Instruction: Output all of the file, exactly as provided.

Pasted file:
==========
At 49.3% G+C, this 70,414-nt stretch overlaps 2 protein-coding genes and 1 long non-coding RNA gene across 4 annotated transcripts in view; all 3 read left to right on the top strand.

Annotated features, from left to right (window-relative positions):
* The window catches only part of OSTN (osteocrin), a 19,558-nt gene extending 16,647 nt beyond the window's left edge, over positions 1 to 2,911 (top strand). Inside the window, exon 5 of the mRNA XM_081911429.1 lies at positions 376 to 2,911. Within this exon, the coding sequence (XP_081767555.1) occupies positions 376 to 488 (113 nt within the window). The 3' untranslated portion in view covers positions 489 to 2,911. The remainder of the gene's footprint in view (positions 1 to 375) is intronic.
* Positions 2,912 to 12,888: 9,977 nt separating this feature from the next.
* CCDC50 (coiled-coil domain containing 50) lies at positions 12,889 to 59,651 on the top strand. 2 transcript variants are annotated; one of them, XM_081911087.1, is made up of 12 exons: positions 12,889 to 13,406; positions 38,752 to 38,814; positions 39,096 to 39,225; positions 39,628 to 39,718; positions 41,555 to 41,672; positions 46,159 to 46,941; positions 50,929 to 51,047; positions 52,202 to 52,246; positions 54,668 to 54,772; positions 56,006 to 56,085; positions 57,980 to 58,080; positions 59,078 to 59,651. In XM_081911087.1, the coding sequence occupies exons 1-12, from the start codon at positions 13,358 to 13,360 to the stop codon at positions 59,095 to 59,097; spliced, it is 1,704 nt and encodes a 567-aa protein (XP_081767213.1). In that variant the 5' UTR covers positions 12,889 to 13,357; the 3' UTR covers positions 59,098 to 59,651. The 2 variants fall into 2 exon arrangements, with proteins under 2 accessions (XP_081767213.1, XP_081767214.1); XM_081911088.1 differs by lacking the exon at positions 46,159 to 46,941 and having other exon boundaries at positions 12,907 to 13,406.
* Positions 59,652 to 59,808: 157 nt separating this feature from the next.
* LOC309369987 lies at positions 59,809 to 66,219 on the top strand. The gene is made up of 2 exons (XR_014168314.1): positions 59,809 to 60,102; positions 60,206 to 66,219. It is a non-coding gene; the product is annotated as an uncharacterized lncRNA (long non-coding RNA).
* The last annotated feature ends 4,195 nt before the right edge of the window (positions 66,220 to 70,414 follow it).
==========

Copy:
At 49.3% G+C, this 70,414-nt stretch overlaps 2 protein-coding genes and 1 long non-coding RNA gene across 4 annotated transcripts in view; all 3 read left to right on the top strand.

Annotated features, from left to right (window-relative positions):
* The window catches only part of OSTN (osteocrin), a 19,558-nt gene extending 16,647 nt beyond the window's left edge, over positions 1 to 2,911 (top strand). Inside the window, exon 5 of the mRNA XM_081911429.1 lies at positions 376 to 2,911. Within this exon, the coding sequence (XP_081767555.1) occupies positions 376 to 488 (113 nt within the window). The 3' untranslated portion in view covers positions 489 to 2,911. The remainder of the gene's footprint in view (positions 1 to 375) is intronic.
* Positions 2,912 to 12,888: 9,977 nt separating this feature from the next.
* CCDC50 (coiled-coil domain containing 50) lies at positions 12,889 to 59,651 on the top strand. 2 transcript variants are annotated; one of them, XM_081911087.1, is made up of 12 exons: positions 12,889 to 13,406; positions 38,752 to 38,814; positions 39,096 to 39,225; positions 39,628 to 39,718; positions 41,555 to 41,672; positions 46,159 to 46,941; positions 50,929 to 51,047; positions 52,202 to 52,246; positions 54,668 to 54,772; positions 56,006 to 56,085; positions 57,980 to 58,080; positions 59,078 to 59,651. In XM_081911087.1, the coding sequence occupies exons 1-12, from the start codon at positions 13,358 to 13,360 to the stop codon at positions 59,095 to 59,097; spliced, it is 1,704 nt and encodes a 567-aa protein (XP_081767213.1). In that variant the 5' UTR covers positions 12,889 to 13,357; the 3' UTR covers positions 59,098 to 59,651. The 2 variants fall into 2 exon arrangements, with proteins under 2 accessions (XP_081767213.1, XP_081767214.1); XM_081911088.1 differs by lacking the exon at positions 46,159 to 46,941 and having other exon boundaries at positions 12,907 to 13,406.
* Positions 59,652 to 59,808: 157 nt separating this feature from the next.
* LOC309369987 lies at positions 59,809 to 66,219 on the top strand. The gene is made up of 2 exons (XR_014168314.1): positions 59,809 to 60,102; positions 60,206 to 66,219. It is a non-coding gene; the product is annotated as an uncharacterized lncRNA (long non-coding RNA).
* The last annotated feature ends 4,195 nt before the right edge of the window (positions 66,220 to 70,414 follow it).